Power distribution is the trickiest area. There may be enough coal and every plant in the country may be working. There may be a customer willing to pay for the power and there may even be an option to evacuate the generated power and bring it to the state where the consumer is located. Yet the consumer may not get this power, because distribution – that last mile function - has been broken in the country since Independence. The state discoms run perennially in losses as they hardly ever pass the cost of their operations to the consumer. The reasons mainly are political and economic - these firms were never run like a business. Given their precarious finances, they hardly ever invest in upgrading the local urban and rural infrastructure –that’s why a fallen wire or a rain induced malfunctioning circuit, or a burnt transformer in the neighbourhood are such routine instances.
In some ways, these discoms are like Indian e-commerce firms – the more they sell, the more loss they make. While the e-commerce firms are funded by deep pocket venture capitalists, discoms are unfortunately funded by the government and hence the taxpayer.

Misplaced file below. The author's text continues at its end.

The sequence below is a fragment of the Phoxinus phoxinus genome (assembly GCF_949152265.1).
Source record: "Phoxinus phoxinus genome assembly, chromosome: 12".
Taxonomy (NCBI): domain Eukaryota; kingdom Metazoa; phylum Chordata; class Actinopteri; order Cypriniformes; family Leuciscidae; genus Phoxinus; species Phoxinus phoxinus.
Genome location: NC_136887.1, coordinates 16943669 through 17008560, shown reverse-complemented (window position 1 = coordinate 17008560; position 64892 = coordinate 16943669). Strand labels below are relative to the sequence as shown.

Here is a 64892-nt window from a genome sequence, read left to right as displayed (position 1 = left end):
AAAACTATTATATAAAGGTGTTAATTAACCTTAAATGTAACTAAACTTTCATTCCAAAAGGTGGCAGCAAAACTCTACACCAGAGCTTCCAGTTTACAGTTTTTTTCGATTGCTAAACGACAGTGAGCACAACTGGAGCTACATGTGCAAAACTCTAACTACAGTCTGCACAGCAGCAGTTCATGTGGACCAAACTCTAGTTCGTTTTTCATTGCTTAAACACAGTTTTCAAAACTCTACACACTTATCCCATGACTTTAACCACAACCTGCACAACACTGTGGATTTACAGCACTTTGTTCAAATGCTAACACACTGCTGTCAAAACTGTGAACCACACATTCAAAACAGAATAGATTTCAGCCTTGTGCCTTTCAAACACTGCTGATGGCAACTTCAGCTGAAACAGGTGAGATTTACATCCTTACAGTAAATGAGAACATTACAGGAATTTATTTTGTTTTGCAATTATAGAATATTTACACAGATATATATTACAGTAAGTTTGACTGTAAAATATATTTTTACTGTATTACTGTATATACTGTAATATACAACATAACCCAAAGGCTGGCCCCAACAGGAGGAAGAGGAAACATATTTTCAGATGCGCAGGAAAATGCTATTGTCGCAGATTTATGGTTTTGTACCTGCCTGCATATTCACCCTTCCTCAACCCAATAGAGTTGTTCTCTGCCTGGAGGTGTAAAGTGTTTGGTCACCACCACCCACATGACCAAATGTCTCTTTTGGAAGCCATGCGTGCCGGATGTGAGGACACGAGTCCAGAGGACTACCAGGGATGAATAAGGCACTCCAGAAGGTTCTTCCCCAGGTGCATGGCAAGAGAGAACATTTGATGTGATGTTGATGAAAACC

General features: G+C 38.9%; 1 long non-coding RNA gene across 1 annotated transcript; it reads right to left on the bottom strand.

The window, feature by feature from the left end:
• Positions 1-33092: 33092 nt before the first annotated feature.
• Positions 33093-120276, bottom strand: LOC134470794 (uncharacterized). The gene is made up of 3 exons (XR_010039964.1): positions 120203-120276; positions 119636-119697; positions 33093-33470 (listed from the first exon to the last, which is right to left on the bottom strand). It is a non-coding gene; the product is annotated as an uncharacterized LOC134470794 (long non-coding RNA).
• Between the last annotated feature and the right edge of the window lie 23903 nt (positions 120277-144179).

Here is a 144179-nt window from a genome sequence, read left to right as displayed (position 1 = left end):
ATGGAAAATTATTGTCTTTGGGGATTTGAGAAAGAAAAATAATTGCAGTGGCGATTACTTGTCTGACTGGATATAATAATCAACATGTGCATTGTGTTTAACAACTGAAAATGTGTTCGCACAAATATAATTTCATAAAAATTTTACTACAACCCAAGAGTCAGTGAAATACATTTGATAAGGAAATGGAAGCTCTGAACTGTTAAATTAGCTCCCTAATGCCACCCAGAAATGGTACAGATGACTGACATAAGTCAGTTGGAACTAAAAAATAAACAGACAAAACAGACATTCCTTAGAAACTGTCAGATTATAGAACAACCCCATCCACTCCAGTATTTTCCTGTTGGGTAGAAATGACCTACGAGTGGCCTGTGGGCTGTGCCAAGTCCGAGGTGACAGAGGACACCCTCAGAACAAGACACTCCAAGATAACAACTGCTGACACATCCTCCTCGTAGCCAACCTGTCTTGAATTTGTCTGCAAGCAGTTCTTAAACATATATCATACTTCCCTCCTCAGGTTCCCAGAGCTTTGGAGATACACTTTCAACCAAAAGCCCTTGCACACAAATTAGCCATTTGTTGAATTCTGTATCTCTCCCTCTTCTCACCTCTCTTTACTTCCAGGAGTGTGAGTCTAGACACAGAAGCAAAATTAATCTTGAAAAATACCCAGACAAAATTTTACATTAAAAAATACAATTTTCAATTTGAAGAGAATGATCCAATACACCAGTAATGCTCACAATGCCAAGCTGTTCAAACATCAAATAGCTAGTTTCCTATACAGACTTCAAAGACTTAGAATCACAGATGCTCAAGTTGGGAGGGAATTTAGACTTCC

To ensure that distribution sector is not an impediment in ensuring access to affordable and reliable power, the Ujwal Discom Assurance Yojana (UDAY) was launched to resolve all past, present and future problems. By making states accountable for discom finances, there has been a positive movement to bring about operational and financial efficiencies. UDAY programme has led to savings of nearly Rs 12,000 crore per year for discoms nationally, translating into lower prices for consumers. There are some green shoots already in states like Rajasthan, Haryana, Andhra Pradesh, Uttar Pradesh, and Bihar, where the gap between the cost of power for the discom and the revenue made by selling it is reducing. Power theft is also on a decline in many states - an endemic problem leading to shortages and wastages. Another large state, Tamil Nadu is expected to break even on discom operations by end 2018.
Yet, the discom improvement is a waiting game. Firstly, they need to break even operationally. Then they need to generate sufficient free cash flows to apportion money for the all important capital expenditure to improve both urban and rural infrastructure. This process is ongoing, but will still take a few years to fully reach a logical conclusion. While the central government continues to support and goad states towards making rapid changes, ultimately the political will of the states is critical. Even with all these constraints, rapid strides have been made since the launch of UDAY in curing long-standing historical problems of discoms.